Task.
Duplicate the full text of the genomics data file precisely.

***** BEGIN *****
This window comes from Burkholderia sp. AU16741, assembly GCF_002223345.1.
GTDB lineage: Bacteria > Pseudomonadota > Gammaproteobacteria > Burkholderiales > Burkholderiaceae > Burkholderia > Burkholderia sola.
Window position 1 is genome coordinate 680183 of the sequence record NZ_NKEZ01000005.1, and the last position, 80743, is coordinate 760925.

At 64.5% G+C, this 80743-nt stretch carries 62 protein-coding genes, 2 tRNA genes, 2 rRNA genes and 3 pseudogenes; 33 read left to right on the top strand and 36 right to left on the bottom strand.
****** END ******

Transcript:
This window comes from Burkholderia sp. AU16741, assembly GCF_002223345.1.
GTDB lineage: Bacteria > Pseudomonadota > Gammaproteobacteria > Burkholderiales > Burkholderiaceae > Burkholderia > Burkholderia sola.
Window position 1 is genome coordinate 680183 of the sequence record NZ_NKEZ01000005.1, and the last position, 80743, is coordinate 760925.

At 64.5% G+C, this 80743-nt stretch carries 62 protein-coding genes, 2 tRNA genes, 2 rRNA genes and 3 pseudogenes; 33 read left to right on the top strand and 36 right to left on the bottom strand.